Thanks to Rosetta Code, I found out about Eric Lippert's comma quibbling exercise:

Write me a function that takes a non-null IEnumerable and returns a string with the following characteristics:

- If the sequence is empty then the resulting string is
`"{}"`

.- If the sequence is a single item "ABC" then the resulting string is
`"{ABC}"`

.- (3) If the sequence is the two item sequence "ABC", "DEF" then the resulting string is
`"{ABC and DEF}"`

.- (4) If the sequence has more than two items, say, "ABC", "DEF", "G", "H" then the resulting string is
`"{ABC, DEF, G and H}"`

. (Note: no Oxford comma!)

Also note “*I am particularly interested in solutions which make the
semantics of the code very clear to the code maintainer.* (emphasis
mine)”

I am going to ignore the requirement that the returned string be enclosed in braces.

Here is the straightforward Perl example that satisfies the clarity requirement:

```
#!/usr/bin/env perl
use strict;
use warnings FATAL => 'all';
use Test::More;
run();
sub run {
my @cases = (
[[], ''],
[[qw(ABC)], 'ABC'],
[[qw(ABC DEF)], 'ABC and DEF'],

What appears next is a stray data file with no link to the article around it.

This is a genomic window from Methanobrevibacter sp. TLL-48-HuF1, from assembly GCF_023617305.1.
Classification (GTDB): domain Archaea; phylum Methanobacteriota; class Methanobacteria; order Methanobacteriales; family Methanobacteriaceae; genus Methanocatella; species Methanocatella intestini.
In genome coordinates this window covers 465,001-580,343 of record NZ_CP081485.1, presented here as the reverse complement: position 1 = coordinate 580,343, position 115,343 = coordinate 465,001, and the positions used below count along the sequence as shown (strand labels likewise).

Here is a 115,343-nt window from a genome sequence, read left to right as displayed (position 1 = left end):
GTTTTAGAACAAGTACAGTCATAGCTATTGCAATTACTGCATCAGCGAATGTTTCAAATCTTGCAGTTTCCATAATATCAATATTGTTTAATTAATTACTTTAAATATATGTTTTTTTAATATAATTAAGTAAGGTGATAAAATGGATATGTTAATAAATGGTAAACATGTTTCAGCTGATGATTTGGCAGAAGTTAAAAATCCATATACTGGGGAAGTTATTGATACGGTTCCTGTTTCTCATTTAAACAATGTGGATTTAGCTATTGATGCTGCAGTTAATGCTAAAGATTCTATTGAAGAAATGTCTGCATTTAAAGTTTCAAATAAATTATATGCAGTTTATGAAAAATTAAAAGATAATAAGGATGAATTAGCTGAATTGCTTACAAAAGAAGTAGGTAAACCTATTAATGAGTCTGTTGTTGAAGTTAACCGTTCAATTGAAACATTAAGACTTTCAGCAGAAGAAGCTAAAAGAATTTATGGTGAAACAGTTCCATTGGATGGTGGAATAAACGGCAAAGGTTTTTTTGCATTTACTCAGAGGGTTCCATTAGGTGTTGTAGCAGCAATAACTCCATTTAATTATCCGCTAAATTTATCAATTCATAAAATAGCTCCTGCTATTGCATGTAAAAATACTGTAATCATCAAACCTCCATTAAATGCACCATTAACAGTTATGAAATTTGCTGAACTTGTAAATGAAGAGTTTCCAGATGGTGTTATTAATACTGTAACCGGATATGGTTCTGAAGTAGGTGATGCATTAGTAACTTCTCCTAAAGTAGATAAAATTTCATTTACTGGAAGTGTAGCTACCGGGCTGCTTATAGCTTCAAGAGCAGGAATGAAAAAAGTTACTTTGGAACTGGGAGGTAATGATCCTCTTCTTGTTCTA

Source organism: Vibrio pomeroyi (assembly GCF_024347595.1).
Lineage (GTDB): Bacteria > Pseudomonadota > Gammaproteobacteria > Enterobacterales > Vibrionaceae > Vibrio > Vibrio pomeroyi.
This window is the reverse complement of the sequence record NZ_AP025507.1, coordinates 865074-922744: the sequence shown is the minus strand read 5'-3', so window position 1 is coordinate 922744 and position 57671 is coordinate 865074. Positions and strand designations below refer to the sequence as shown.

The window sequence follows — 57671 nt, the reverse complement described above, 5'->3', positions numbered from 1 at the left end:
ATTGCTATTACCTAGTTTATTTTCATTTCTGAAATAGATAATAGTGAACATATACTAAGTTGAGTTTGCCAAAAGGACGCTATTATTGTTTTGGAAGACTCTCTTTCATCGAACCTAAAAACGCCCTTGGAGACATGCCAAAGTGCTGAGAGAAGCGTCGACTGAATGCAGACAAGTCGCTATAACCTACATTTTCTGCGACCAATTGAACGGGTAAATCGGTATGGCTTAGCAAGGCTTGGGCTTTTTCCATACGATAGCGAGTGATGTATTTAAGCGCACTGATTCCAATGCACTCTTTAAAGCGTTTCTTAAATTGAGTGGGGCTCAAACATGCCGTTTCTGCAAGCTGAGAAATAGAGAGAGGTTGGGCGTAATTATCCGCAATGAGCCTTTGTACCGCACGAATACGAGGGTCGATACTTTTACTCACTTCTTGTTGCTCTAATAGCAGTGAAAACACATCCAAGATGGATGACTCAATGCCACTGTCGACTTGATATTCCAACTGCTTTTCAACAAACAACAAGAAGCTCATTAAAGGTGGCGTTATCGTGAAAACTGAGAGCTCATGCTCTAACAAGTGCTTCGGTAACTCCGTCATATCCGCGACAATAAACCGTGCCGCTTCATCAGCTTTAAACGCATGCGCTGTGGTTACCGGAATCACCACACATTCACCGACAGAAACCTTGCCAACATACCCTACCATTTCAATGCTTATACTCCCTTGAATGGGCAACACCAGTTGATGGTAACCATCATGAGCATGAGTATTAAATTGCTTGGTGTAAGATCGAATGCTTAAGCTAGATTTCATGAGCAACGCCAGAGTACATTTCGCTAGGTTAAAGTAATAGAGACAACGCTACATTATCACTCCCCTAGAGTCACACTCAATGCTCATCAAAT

[[qw(ABC DEF G H)], 'ABC, DEF, G and H'],
);
for my $x (@cases) {
my ($case, $expected) = @$x;
ok(comma_quibbling($case) eq $expected);
}
done_testing;
return;
}
sub comma_quibbling {
my $x = shift;
my $n = @$x;
$n or return '';
$n == 1 and return $x->[0];
return join(' and ' =>
# array slice and range operator
join(', ' => @$x[0 .. ($n - 2)]),
$x->[-1],
);
}
```

If the maintenance programmer has issues with the use of the array
slice and range
operator above,
s/he might use this as an opportunity to learn about them. At the point
we construct the range, we know that `$n ≥ 2`

. If `$n == 2`

, the slice
collapses to the single string `$x->[0]`

, and the join has no effect.

Now, Eric also says “*There’s no size limit on the sequence; it could be
tiny, it could be thousands of strings. But it will be finite.*” When I
get a chance, I'll compare the solution above to:

```
sub comma_quibbling {
my $x = shift;
my $n = @$x;
$n or return '';
my $r = $x->[0];
$n == 1 and return $r;
$n == 2 and return ($r .= ' and ' . $x->[1]);
for my $i (1 .. ($n - 2)) {
$r .= ', ' . $x->[$i];
}
return ($r .= ' and ' . $x->[-1]);
}
```

because I am curious.

**PS:** See also brian's post and replies to
it
on blogs.perl.org.